Pink Floyd released its iconic album, The Dark Side of the Moon, forty-eight years ago this month. Considered by many to be one of the greatest concept albums of all time, it still holds the world record for the most weeks charted on the Billboard Top 200.

The Dark Side of the Moon examines the themes of conflict, greed, and time in relationship to mental health. It focuses on what Pink Floyd front man Roger Walters describes in a documentary about the making of the album as elements that “make people mad (crazy)” and the “importance of empathy.”

The album’s title alludes to the once common belief that lunacy—insanity—is connected to the moon’s lunar cycles, with the “dark side” being the most volatile.

While progressive music was the source of The Dark Side of the Moon’s success, at least a portion of the album’s initial popularity stemmed from its unique cover art (pictured above). Designed by Hipgnosis associate George Hardie, the album cover shows a prism refracting a light beam.

Good teammates are a lot like prisms. When light enters a prism, it is transformed into a more pleasing array of beautiful colors. Metaphorically, the same happens to toxicity when it enters a good teammate.

Toxic entities like greed, jealously, and resentment lead most people to complain, criticize, and shift blame—responses that amplify problems and cripple team morale.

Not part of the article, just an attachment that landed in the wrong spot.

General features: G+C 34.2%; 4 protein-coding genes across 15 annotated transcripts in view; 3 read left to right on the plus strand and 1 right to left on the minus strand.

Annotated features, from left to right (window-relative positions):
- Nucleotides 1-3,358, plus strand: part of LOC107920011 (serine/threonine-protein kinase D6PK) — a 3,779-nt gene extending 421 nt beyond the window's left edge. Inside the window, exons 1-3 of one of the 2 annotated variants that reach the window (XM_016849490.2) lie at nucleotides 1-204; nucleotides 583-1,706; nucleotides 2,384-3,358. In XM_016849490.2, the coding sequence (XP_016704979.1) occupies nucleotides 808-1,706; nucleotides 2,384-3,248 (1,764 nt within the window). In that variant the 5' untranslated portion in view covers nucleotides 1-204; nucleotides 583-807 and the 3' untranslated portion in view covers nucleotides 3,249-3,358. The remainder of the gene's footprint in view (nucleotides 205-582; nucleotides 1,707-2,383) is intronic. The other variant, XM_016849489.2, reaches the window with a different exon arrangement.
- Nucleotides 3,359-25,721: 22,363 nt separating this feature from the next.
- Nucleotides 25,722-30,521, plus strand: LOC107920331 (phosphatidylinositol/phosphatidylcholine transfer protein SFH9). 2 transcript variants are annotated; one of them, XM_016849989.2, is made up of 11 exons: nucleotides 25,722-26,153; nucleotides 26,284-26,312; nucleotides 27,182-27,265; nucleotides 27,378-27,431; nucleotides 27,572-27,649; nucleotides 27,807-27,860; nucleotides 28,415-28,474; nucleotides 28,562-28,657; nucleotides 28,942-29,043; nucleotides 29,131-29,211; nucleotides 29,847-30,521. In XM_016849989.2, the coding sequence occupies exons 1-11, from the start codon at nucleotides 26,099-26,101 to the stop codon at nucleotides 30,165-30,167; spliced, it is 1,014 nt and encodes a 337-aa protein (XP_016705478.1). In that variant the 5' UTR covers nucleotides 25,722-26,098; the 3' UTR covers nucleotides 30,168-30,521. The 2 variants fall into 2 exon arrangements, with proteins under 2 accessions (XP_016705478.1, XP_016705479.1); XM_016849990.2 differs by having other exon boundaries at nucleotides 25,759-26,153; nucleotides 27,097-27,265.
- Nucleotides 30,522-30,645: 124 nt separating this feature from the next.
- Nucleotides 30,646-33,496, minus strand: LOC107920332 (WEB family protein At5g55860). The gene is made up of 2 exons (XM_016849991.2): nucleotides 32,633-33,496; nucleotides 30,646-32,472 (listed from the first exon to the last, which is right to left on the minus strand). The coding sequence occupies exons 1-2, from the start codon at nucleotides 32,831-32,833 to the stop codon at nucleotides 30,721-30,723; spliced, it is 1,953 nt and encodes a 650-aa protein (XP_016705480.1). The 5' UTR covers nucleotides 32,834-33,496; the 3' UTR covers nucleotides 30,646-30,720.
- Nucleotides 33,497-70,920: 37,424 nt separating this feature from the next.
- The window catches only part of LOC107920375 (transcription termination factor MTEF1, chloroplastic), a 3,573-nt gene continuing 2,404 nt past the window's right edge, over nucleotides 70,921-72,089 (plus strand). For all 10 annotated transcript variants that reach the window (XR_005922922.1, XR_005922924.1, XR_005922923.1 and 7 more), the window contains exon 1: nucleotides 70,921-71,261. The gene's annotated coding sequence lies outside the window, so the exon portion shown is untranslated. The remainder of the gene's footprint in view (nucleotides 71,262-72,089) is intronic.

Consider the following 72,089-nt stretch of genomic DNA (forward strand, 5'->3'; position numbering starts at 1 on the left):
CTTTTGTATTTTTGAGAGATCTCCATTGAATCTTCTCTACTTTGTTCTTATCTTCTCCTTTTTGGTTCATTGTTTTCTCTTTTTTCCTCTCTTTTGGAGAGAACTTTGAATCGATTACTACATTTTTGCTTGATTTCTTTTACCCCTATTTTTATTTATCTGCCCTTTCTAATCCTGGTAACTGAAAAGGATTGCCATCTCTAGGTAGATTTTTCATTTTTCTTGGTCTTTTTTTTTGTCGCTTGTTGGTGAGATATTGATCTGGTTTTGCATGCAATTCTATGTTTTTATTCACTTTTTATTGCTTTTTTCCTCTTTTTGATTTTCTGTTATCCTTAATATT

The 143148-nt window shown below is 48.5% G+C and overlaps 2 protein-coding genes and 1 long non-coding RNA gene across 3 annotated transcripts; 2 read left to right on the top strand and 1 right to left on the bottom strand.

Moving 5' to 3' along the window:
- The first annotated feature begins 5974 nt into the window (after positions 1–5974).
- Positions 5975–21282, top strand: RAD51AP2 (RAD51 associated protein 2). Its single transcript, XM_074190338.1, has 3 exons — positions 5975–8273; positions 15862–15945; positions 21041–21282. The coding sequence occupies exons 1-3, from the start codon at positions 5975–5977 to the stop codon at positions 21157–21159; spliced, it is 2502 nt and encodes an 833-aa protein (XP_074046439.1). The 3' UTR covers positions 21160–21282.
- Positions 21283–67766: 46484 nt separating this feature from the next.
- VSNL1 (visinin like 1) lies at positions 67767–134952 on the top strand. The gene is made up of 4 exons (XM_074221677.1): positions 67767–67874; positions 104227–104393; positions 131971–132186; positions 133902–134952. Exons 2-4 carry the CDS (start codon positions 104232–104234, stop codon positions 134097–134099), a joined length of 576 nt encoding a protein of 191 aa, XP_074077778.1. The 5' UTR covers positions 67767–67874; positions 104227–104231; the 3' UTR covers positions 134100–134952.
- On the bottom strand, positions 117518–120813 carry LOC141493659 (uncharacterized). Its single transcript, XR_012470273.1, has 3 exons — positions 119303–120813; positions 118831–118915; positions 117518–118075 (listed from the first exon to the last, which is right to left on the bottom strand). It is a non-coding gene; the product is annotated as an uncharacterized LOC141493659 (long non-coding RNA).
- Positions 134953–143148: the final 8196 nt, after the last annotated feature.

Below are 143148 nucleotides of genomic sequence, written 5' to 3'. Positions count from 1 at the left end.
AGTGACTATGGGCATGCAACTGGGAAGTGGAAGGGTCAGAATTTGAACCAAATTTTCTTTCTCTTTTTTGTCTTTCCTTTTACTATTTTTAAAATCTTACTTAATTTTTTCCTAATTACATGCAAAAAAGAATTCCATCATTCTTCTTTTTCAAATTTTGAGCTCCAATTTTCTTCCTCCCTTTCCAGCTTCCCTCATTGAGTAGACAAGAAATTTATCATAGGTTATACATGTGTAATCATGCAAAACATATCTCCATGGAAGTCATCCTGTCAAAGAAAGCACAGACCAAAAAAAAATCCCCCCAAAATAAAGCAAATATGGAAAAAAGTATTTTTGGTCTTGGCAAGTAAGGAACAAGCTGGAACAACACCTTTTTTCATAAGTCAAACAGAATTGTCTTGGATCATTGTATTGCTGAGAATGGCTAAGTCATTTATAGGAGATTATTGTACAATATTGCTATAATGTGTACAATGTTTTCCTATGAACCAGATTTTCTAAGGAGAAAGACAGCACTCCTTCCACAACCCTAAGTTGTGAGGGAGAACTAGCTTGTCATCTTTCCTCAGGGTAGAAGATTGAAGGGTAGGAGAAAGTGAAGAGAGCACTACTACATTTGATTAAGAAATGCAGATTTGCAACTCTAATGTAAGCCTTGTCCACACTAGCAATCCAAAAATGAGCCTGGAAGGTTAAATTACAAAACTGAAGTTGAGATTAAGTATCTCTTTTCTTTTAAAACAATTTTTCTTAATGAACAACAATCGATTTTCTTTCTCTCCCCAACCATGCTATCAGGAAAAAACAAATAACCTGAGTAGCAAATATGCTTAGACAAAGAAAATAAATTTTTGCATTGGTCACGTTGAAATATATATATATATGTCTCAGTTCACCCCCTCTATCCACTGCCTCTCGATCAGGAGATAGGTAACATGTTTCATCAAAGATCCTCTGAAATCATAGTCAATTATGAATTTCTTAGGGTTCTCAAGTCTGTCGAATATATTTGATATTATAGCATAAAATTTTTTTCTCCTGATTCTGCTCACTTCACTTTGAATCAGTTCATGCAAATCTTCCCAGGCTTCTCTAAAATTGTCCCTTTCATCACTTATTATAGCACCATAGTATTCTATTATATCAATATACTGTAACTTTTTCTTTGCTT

Good teammates transform problems into opportunities to grow. Instead of complaining, criticizing, or wasting precious time attempting to shift blame, good teammates concentrate on finding solutions. They turn toxicity into felicity—the state of being happy.

The opening verse of the second track on The Dark Side of the Moon, a song called “Breathe,” contains a line that is pertinent to the art of being a good teammate: Don’t be afraid to care.

The fear of rejection, of being hurt, of being embarrassed, of appearing vulnerable, or of not having actions reciprocated can keep team members from investing in team problems. Good teammates aren’t deterred by these fears because their decisions aren’t governed by fear; they’re guided by love.

When confronted with a problem that threatens their teams’ culture, good teammates become invested in the problem and commit to seeing it resolved. How do they do this? By having the courage to care. They take on problems that discourage others, out of love for their team.

Different colors of light travel at different speeds. Red light travels faster than violet. Orange travels faster than blue.  As white light (the presence of all colors) travels through the medium of a prism, the colors are bent at different speeds and a rainbow of colors emerges on the other side. This process is known as the “index of refraction” and is why prisms work.

Just as different colors travel at different speeds so do the solutions to different problems. Some problems take longer to remedy than others. But when placed in the hearts of good teammates, every problem, including those that take the longest to remedy, eventually emerge as something more pleasing.

As always…Good teammates care. Good teammates share. Good teammates listen. Go be a good teammate.

Lance Loya is the founder and CEO of the Good Teammate Factory. He is a college basketball coach turned author, blogger, and professional speaker, who inspires TEAMBUSTERS to become TEAMMATES. You can follow him on Twitter, Facebook, or through his weekly Teammate Tuesday blog.

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